A balanced approach to the question, "Cancer has touched my family; now what?" Judith Bowman shares her experience dealing with doctors, hospitals, Child Protective Services and the trauma and stress of standard cancer therapy.
Barnes & Noble.com
Help For Families Coping With Cancer
Without suggesting her book is one-of-a-kind, Judith shares her experience in seeking answers to what lay ahead for her family as they anticipated going through cancer treatment with their seven-year-old daughter.
In their search, she and her husband found no books that simply told them what to expect day-to-day through the process, so she wrote one. "If we had access to a book like this, many of our fears and much of our anxiety would have been alleviated," she said. Her husband added, "We were overwhelmed; no one else need be."
The Discovery That Changed Our Lives Forever
IT WAS A TYPICAL DAY in the Bowman home in mid-January. With our children, Sarah and David, sitting between us, my husband, Ted, was leading the family in prayer just before the children’s bedtime. As we said “Amen” together, Ted noticed a pea-sized bump on Sarah’s left arm, just above her wrist. We made note of it and tucked the children into bed, enjoying our nighttime snuggle with each of them. Two weeks later, the bump had become a lump the size of a small egg. That was too much growth, too fast. Concern set in. What should we do?
Ted and I are not anti-medical, but over the years, with little or no medical insurance, we hadn’t rushed either child to emergency rooms or doctors' offices. We couldn’t afford it. Low fevers, colds, and common illnesses came and went. Convinced by our own research that most emergency room visits are not real emergencies, we stayed home and applied good old-fashioned home remedies.They seemed to work every time.
Don’t get me wrong. We’ve gone to the emergency room more than once over the years, and we’ve seen a doctor a number of times as well, but both our children had been very fortunate when it came to injuries or sickness. Nothing serious had ever happened to Sarah or David. This was decidedly different. Apple cider vinegar, honey, and lemon juice thrown in for good measure, were not going to be the answer.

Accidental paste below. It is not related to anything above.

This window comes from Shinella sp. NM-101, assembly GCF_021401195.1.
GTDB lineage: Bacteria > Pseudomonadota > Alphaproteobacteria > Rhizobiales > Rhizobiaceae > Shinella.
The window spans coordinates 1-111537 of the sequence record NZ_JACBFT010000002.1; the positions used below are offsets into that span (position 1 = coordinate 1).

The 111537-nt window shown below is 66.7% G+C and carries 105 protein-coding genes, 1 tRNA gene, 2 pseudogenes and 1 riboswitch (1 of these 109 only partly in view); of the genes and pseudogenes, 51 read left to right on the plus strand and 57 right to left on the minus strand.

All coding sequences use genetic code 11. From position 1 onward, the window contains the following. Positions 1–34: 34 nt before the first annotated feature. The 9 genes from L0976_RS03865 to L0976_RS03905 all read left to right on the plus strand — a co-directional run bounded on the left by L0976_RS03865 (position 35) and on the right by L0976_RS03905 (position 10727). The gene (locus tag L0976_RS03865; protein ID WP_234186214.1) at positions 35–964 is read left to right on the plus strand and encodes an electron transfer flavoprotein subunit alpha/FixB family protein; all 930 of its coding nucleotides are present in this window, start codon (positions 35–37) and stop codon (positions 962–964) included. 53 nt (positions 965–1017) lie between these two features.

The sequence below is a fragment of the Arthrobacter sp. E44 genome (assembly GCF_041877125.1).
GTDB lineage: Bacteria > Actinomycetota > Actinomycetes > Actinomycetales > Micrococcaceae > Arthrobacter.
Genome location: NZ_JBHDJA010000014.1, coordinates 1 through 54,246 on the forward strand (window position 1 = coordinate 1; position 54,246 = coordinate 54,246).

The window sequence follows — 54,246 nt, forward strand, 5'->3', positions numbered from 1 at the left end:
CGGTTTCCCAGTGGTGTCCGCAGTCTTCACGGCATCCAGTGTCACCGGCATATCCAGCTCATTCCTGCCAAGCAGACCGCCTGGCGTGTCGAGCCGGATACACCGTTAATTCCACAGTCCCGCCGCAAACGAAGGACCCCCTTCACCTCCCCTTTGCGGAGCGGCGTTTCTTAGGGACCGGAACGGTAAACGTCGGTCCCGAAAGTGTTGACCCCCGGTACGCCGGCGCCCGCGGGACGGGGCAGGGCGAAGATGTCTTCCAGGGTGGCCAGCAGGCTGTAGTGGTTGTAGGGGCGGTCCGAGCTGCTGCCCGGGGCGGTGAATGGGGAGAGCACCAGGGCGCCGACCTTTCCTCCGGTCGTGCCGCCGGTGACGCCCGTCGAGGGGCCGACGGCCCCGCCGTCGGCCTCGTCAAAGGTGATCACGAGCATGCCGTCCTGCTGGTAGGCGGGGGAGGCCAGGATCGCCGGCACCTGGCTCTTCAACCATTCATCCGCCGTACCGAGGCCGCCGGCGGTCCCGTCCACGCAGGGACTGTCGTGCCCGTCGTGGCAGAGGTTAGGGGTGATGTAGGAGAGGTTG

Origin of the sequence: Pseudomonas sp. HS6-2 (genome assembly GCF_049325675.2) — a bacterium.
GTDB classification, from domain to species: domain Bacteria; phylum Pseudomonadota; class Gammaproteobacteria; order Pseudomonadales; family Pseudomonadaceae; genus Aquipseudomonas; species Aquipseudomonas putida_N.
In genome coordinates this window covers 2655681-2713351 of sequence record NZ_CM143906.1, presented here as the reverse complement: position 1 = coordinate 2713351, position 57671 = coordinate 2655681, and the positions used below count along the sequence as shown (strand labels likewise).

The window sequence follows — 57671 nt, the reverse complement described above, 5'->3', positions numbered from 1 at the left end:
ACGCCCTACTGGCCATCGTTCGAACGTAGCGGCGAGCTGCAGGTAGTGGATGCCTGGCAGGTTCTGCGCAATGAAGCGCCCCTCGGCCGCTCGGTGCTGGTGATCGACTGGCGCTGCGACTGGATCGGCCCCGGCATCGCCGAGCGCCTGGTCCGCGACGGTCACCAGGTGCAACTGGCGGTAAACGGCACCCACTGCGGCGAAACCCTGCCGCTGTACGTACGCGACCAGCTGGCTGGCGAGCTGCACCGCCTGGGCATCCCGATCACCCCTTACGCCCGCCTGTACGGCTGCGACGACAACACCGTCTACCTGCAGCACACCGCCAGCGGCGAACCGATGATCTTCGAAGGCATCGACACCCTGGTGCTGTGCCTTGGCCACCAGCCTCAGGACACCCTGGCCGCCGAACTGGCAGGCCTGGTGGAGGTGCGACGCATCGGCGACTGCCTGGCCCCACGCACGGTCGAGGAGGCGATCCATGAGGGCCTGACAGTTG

Let’s Phone a Friend
Ted and I quickly decided to talk with Butch, a friend in the medical supply field. He knew every doctor in the area. He suggested a local doctor who once played on our church’s softball team. I knew him by name only and learned he no longer took new patients. But after Butch related our situation, he agreed to see us. That led to an x-ray, and things really began to escalate.
After the x-rays came back, we returned to the doctor’s office. He said he couldn’t tell anything from the film and suggested we see my orthopedic surgeon who was looking after my fractured kneecap. That’s a whole different story. I slipped and fell in a grocery store on Super Bowl Sunday just weeks before this all started. When it rains it pours.
On we went to doctor number two. My knee doctor, as I frequently called him, looked at the x-ray and said he couldn’t tell much either. My husband asked if an MRI would be helpful. The doctor quickly agreed and made the appointment. Later with the MRI in hand, my orthopedic surgeon said he wanted to talk with a pediatric oncologist he knew at a clinic in the northern part of our state. I had no idea what lay ahead of us. Incidentally, I refer to doctors by number to let you know how many physicians play a role in cancer therapy. In our case, nearly a dozen were involved, including seven oncologists.
We are a Christian family and relate our experience with cancer from that point of view. But please keep in mind my goal for this book. I hope to help you and yours survive the rigors and mind-numbing stress of standard cancer treatment. It is designed to be just what the cover suggests: a survival guide for families coping with standard cancer therapy. Again, that means chemotherapy, radiation and, if necessary, surgery. Particular emphasisis is put on children, because that was our experience with our daughter Sarah.